When it comes to the end of life, I was raised to be pragmatic and accept that it comes to all. I was always told that birth itself was a death sentence. This is not something unexpected, yet I just feel like crying. My eyes fill with tears at random times, and it is hard to hold back. I am already missing him. I am deep into what we call anticipatory grief. It is awful.

My dad is dying.

He is going to need hospice care. He is doing well enough for now, and although he meets Medicare criteria for hospice, he would not welcome a nurse visiting him every week at this point. We will wait until his health declines enough that my mom needs help, or until he accepts what is happening, whichever comes first.

Dr. Leech is a Houston palliative care and hospice physician. She is medical director at Memorial Hermann Hospice IPU and medical director of palliative medicine at Memorial Hermann Southwest.

Wednesday, April 6, 2016

Bias in Social Media: A Warning Against Crowdsourcing Your Medical Care

By Emily McCullar, MD
Austin Family Physician

Whether big questions or small, medically related or otherwise, social media users love to take their ponderings and perplexities to their friends to gather advice. Certainly, social media is a great place to poll opinions about the latest movie or book, and some might find asking friends for medical advice online easier than going to the doctor. Some might even feel that this collective problem-solving protects them if they believe physicians’ or health care providers’ financial motivations might preclude sound medical advice. But asking people outside the medical community for health advice carries its own set of risks.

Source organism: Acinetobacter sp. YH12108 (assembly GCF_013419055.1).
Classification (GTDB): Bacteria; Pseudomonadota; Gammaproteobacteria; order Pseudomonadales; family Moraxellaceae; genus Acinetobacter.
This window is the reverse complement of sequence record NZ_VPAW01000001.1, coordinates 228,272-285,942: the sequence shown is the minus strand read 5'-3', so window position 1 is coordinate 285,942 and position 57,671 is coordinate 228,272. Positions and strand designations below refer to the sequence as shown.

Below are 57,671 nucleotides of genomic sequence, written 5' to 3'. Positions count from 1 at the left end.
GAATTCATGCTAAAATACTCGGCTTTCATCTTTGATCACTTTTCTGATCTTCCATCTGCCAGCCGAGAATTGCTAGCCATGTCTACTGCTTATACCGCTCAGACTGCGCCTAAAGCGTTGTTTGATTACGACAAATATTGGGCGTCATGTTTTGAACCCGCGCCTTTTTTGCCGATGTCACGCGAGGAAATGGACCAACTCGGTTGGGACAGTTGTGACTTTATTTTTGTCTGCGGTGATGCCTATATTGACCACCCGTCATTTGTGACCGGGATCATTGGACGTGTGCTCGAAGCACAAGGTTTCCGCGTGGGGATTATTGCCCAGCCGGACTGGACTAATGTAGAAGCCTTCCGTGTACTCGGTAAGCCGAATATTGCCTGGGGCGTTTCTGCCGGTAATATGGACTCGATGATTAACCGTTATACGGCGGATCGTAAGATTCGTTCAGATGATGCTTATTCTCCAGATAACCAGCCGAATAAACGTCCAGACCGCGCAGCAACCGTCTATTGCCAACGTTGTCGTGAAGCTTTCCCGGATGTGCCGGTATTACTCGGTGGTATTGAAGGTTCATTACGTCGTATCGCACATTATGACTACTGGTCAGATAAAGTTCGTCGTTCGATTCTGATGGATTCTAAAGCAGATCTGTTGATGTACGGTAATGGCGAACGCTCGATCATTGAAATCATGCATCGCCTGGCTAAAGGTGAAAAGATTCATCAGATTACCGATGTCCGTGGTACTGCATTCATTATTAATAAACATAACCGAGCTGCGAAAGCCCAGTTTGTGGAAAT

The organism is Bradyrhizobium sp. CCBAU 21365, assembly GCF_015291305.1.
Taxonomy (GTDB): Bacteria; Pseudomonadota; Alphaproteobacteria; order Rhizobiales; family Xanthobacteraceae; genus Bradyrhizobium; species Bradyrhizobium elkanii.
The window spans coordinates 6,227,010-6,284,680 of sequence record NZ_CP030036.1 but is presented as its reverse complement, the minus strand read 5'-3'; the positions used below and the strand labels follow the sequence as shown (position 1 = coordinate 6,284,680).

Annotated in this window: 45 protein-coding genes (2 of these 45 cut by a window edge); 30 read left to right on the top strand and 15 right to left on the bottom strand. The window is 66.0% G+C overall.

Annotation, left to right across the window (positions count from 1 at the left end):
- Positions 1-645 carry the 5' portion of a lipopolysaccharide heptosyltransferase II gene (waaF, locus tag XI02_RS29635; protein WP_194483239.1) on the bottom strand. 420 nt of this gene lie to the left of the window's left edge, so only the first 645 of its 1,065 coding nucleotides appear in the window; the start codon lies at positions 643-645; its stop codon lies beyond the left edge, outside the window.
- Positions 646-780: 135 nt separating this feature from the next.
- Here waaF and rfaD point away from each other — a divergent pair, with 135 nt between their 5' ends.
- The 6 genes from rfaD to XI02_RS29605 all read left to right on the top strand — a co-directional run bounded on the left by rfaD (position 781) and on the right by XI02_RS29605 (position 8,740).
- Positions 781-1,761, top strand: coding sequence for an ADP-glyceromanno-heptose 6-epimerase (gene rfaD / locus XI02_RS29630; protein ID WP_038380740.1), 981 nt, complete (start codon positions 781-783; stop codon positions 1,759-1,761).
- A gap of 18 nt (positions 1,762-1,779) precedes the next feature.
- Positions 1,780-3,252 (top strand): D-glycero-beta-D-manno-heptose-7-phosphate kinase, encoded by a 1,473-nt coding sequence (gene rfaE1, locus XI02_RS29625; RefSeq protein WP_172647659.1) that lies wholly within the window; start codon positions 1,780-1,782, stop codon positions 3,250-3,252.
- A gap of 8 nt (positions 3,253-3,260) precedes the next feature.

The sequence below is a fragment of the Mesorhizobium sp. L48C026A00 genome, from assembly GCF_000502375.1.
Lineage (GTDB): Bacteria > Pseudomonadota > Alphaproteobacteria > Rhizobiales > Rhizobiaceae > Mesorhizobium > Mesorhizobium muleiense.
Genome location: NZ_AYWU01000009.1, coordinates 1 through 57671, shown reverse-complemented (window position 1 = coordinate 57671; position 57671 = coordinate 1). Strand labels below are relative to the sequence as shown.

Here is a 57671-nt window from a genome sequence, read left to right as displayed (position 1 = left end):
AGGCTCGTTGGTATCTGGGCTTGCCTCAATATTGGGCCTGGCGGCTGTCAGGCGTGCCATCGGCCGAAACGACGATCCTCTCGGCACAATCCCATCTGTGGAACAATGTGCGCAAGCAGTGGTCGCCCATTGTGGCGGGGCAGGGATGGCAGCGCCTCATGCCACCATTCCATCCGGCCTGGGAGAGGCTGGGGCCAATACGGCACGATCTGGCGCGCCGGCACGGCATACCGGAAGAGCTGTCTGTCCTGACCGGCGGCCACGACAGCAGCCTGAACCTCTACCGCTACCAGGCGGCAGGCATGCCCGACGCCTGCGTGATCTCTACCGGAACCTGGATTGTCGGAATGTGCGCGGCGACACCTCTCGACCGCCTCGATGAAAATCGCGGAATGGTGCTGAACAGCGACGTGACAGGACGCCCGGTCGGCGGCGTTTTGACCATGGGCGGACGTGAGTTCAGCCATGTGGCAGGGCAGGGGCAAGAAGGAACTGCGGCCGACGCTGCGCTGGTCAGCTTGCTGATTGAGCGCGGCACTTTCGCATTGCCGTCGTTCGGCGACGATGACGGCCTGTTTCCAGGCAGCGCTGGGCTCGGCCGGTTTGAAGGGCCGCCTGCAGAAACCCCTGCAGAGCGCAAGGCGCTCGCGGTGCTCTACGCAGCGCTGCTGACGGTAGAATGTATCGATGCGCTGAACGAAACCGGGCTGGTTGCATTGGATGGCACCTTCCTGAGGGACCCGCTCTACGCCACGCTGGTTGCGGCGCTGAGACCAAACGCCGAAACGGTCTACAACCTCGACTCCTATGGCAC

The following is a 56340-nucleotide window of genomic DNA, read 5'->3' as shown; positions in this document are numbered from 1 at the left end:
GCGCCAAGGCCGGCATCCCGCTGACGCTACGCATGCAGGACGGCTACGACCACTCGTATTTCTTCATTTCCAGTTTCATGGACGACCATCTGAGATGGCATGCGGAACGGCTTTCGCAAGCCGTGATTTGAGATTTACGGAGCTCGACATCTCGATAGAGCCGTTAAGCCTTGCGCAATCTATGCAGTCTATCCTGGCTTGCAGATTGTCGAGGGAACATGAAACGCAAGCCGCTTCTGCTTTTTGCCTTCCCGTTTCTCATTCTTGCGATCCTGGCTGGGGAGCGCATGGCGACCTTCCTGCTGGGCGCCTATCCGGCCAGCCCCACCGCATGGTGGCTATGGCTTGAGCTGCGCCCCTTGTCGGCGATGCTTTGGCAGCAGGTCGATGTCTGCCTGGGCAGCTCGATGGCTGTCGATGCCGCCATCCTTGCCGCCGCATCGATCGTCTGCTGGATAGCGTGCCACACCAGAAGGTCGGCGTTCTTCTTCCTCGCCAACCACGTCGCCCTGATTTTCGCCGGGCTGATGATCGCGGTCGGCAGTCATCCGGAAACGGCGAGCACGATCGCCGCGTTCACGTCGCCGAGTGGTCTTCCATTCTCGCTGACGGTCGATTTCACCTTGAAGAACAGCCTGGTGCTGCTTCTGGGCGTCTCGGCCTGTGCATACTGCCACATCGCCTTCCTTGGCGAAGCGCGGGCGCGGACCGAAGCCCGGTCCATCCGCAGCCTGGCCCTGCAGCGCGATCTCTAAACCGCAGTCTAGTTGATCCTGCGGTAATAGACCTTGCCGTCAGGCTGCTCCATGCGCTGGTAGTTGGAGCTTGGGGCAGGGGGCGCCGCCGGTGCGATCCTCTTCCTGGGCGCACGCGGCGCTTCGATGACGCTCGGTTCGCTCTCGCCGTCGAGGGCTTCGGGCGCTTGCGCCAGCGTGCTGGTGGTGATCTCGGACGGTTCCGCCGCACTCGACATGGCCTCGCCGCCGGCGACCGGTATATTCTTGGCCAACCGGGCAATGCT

It’s natural to assume family, friends, and Candy Crush competitors would offer medical advice purely out of the goodness of their hearts. But their own life experiences can color this advice and may not be in the patient’s best interest. For example, the patient asking about solving a high cholesterol problem with diet and exercise instead of pharmaceutical treatment might win encouragement from his Facebook friends. He may hear about someone’s terrible side effects while on a cholesterol-lowering medication. These comments will certainly lead him to believe that he is better off without medication, but is he really making a well-informed decision?